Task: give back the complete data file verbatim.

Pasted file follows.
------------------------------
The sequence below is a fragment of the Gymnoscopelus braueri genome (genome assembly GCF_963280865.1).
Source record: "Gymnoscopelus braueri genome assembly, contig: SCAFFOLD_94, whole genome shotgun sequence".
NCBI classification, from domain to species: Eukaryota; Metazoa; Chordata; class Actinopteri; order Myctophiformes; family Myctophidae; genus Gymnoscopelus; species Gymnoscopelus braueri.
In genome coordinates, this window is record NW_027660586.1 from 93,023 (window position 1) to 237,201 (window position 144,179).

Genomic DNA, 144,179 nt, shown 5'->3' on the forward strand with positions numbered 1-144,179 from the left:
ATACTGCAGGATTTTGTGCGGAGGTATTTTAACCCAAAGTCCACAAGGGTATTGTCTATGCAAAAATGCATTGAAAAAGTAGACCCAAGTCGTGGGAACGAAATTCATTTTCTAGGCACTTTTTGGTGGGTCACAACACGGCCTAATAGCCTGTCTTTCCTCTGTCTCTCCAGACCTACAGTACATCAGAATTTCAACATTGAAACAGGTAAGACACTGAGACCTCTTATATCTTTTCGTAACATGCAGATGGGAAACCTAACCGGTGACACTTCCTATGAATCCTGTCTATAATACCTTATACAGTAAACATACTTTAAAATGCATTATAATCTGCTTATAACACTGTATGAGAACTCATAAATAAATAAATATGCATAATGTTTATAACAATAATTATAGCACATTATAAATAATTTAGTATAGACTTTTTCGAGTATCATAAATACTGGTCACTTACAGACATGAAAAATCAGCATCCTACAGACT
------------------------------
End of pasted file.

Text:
The sequence below is a fragment of the Gymnoscopelus braueri genome (genome assembly GCF_963280865.1).
Source record: "Gymnoscopelus braueri genome assembly, contig: SCAFFOLD_94, whole genome shotgun sequence".
NCBI classification, from domain to species: Eukaryota; Metazoa; Chordata; class Actinopteri; order Myctophiformes; family Myctophidae; genus Gymnoscopelus; species Gymnoscopelus braueri.
In genome coordinates, this window is record NW_027660586.1 from 93,023 (window position 1) to 237,201 (window position 144,179).

Genomic DNA, 144,179 nt, shown 5'->3' on the forward strand with positions numbered 1-144,179 from the left:
ATACTGCAGGATTTTGTGCGGAGGTATTTTAACCCAAAGTCCACAAGGGTATTGTCTATGCAAAAATGCATTGAAAAAGTAGACCCAAGTCGTGGGAACGAAATTCATTTTCTAGGCACTTTTTGGTGGGTCACAACACGGCCTAATAGCCTGTCTTTCCTCTGTCTCTCCAGACCTACAGTACATCAGAATTTCAACATTGAAACAGGTAAGACACTGAGACCTCTTATATCTTTTCGTAACATGCAGATGGGAAACCTAACCGGTGACACTTCCTATGAATCCTGTCTATAATACCTTATACAGTAAACATACTTTAAAATGCATTATAATCTGCTTATAACACTGTATGAGAACTCATAAATAAATAAATATGCATAATGTTTATAACAATAATTATAGCACATTATAAATAATTTAGTATAGACTTTTTCGAGTATCATAAATACTGGTCACTTACAGACATGAAAAATCAGCATCCTACAGACT